vocation vs. calling, and the music in my head

There is a big squishy pile of obsessions on my mind right now and no way to sort it out besides grabbing one slippery tendril and starting to pull.
A week ago I saw these guys live. It got me back in touch with a lot of thoughts, dreams and wonder that I had as a twenty-something…

The last time I’d ever seen Terry Taylor was 16 years ago, when Daniel Amos played Atlanta. It was disturbing and humbling to see him in person after all that time. Long ago, he’d sat with me and a friend of mine after the show and patiently indulged all our sophomoric questions. Also, Derri Daugherty of The Choir did the same.
At that time, I was a budding musician, starting a college band as a freshman at Furman, and writing my own songs. I wrote more songs that year than any other year of my life. I was honestly, seriously considering a career as a musician, singer-songwriter. And frankly I wasn’t a huge fan yet of either band. And, more frankly, I don’t know that they were at their best. Both have really matured and come out with what I think is their very best work in the last 5-6 years, especially DA (their newest album, Mr. Buechner’s Dream, is their best work ever, and should be owned by everyone). Now I look back on meeting them and I think “wow, that was terrific.” At the time they were all in LA (Terry and most of the crowd he plays with in various acts is still there; Derri is now in Nashville, I think) and they almost never make it to places like Georgia or North Carolina to play.
Here’s the kicker: I was also wanting to go to seminary, to be a “professional Christian” of sorts. I wanted to minister to others in a way that engaged my creativity, my hunger for art and my penchant for intellectual challenge. To a great degree, these people and their music, as well as the music of Michael Roe of the 77s, Mark Heard and Gene Eugene of Adam Again, and others, were walking, talking, singing metaphors of the kind of faith I wanted to practice.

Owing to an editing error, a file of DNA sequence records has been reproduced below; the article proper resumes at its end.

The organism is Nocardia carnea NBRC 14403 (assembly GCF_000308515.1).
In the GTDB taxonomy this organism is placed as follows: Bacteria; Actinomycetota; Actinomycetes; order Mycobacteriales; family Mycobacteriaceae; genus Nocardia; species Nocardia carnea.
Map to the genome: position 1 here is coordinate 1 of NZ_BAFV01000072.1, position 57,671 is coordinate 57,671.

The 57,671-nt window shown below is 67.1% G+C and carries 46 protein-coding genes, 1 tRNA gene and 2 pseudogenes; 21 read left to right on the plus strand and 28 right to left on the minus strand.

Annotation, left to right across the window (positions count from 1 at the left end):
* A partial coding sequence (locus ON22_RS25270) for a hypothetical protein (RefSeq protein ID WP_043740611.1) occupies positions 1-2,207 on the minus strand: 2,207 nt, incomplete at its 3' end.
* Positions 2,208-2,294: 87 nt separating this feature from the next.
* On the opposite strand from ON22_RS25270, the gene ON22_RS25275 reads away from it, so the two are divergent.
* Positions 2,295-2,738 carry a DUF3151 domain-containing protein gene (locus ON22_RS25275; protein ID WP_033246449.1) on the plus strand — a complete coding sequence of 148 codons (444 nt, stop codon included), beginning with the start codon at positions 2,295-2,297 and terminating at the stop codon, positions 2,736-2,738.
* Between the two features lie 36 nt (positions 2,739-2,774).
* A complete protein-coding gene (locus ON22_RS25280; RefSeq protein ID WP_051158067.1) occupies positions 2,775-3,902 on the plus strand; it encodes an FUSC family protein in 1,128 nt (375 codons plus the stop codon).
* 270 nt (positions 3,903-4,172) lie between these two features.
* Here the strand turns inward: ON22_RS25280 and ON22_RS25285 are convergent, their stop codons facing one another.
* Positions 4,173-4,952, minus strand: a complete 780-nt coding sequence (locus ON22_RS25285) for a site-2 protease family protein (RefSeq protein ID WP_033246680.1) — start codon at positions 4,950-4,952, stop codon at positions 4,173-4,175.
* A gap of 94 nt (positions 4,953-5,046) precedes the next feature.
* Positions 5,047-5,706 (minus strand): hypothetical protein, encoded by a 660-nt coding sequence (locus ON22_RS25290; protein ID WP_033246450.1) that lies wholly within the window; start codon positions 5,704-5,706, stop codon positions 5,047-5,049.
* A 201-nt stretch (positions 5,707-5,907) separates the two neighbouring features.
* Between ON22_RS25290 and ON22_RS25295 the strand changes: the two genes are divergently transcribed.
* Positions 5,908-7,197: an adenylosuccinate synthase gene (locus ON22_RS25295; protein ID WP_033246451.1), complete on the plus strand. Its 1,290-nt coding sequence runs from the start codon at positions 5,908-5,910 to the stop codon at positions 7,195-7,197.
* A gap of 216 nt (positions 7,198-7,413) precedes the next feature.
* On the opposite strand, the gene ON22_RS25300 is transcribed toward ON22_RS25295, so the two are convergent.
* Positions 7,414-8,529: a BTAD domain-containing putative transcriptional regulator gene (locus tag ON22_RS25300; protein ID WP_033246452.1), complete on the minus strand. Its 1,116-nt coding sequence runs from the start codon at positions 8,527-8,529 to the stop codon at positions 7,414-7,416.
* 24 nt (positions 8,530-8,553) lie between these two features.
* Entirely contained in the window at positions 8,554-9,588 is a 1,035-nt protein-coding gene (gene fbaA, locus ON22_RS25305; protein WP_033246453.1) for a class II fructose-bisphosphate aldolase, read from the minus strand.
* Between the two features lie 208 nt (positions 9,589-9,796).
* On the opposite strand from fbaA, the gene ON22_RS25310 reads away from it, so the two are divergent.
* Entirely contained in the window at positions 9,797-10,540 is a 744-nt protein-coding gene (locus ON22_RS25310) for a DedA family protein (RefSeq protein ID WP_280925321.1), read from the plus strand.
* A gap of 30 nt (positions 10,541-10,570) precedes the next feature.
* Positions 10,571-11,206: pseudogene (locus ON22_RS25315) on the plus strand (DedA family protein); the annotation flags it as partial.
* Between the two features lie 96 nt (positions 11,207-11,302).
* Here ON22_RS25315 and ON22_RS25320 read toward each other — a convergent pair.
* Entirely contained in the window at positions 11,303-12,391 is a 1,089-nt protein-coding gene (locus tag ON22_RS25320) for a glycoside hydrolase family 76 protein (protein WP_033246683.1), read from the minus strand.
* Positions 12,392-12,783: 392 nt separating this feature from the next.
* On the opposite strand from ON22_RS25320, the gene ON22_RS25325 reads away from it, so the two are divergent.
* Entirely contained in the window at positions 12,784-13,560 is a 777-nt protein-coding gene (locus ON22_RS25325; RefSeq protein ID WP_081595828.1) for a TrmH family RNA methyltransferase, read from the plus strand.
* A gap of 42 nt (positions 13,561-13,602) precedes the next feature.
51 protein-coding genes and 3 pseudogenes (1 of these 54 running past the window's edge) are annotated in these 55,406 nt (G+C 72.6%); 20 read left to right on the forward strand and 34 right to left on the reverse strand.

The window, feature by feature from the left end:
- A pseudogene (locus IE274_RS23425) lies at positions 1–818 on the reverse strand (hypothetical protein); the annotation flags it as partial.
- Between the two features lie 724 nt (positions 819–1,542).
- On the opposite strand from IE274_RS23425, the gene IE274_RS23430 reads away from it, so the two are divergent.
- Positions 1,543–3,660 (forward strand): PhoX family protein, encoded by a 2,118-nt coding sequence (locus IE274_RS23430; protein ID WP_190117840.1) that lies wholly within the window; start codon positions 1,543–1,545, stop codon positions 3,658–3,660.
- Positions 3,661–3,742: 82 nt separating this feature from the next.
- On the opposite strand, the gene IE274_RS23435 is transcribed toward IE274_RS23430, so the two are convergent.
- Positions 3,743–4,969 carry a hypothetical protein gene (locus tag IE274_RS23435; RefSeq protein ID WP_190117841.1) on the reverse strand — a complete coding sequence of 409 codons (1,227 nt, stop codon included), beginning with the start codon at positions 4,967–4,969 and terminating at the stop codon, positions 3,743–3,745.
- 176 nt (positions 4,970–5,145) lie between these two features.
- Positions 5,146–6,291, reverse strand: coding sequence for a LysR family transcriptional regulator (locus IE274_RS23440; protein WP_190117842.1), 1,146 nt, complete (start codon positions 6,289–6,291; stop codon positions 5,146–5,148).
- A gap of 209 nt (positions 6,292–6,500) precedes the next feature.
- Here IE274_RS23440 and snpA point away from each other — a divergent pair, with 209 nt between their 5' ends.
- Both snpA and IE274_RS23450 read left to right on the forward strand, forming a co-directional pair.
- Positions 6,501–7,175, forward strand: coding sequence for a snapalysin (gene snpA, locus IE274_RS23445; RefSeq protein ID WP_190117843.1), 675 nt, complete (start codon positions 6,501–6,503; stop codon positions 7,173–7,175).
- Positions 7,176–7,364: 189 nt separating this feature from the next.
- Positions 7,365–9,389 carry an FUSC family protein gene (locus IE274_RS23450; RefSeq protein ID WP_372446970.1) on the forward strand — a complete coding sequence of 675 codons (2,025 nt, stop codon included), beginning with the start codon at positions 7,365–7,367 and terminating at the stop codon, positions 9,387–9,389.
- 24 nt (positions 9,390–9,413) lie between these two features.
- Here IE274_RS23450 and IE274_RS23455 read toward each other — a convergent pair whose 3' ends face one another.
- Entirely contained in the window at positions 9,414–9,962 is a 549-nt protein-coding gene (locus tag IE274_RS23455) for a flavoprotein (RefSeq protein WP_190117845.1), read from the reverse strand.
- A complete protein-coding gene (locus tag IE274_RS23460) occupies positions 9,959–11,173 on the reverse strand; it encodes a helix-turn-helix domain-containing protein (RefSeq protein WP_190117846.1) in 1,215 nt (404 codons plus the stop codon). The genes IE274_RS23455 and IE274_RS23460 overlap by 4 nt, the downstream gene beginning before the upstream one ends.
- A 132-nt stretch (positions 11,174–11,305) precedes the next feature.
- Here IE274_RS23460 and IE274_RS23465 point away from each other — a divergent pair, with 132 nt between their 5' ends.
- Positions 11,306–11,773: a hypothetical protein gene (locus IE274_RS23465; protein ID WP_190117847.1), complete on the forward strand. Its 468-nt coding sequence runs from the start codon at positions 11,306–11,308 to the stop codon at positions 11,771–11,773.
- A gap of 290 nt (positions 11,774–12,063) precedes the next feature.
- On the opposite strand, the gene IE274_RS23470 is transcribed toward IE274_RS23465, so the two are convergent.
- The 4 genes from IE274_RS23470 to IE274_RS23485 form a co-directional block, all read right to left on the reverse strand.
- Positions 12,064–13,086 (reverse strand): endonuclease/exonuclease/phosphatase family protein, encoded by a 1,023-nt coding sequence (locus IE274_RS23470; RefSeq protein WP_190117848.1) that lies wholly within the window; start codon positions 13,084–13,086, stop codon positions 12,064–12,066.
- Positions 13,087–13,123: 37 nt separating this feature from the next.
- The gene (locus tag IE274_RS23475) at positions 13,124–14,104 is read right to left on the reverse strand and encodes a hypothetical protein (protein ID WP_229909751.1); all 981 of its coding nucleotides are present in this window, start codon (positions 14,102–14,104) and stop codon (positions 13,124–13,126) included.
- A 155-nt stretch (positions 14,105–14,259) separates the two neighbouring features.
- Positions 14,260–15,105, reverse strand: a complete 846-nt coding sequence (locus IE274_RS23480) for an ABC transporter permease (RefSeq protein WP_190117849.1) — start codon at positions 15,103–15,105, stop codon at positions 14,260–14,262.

Fast forward to 2002. I’m a father of a 6yr old girl; husband to my wife for 12 years now (whom I met just a few months after that Daniel Amos concert 16 years ago), I’ve lived in several other cities. I tried seminary and gave up on it when fundamentalists took it over. I ended up studying literature & rhetoric, writing poetry and fiction, getting an MA and MFA in the same. I tried teaching and gave up on it because I lack the patience for teaching college freshmen. I fell into this Internet thing and became obsessed with it, really to the point of it becoming a new “faith” or “calling” for me.
Also, in the meantime, Mark Heard and Gene Eugene died, each at different times and at the height of their creative powers, both with little or no warning.
Then last Friday in Charlotte, NC at an intimate little club, the three remaining members of Lost Dogs (Terry Taylor, Mike Roe, Derri Daugherty — all still missing Gene, gone now about 2 years or so), a kind of “Traveling Wilburys” supergroup, playing their guitars, and playing some of the most amazing, powerful music I’d ever heard in my life, songs that had gotten me through some of the toughest moments of my life, and the most joyous. Between the three of them and their other bands and projects, they represented the vast majority of songs I give a damn about in the world. Not until I sat there and listened did it really sink in.
I’m a little overwhelmed, actually. I’m not sure how to explain what it made me feel. But it helped me remember that my life is bigger than right now, my job right now, my car and house right now. I remembered that I had other dreams and could have them again, or have others later. It got me on eBay looking for out-of-print albums that I’d owned at one time and sold like a fool, and some that I hadn’t bought when they were around, so that I could hear a lot of these songs I’d missed out on over and over. It got me thinking about putting fresh strings on my guitar and getting busy.
What does any of this have to do with my job, the books I’ve been reading lately, or the Internet or Information Architecture? Almost nothing. Other than the fact that IA is marginally fulfilling as a vocation, but compared to what I used to feel as a songwriter and performer, it pales in comparison. I have callouses on my left hand fingers now for the first time in years, and I have melodies circling in my head that don’t come from the radio or CD’s, and some words bubbling around in there that aren’t related to ROI or clickthroughs. So, I suppose making decent money as an IA is ok. But my avocation, my “calling” is finally getting some much-deserved airtime. I don’t know where it’ll take me. I don’t know where anything will take me.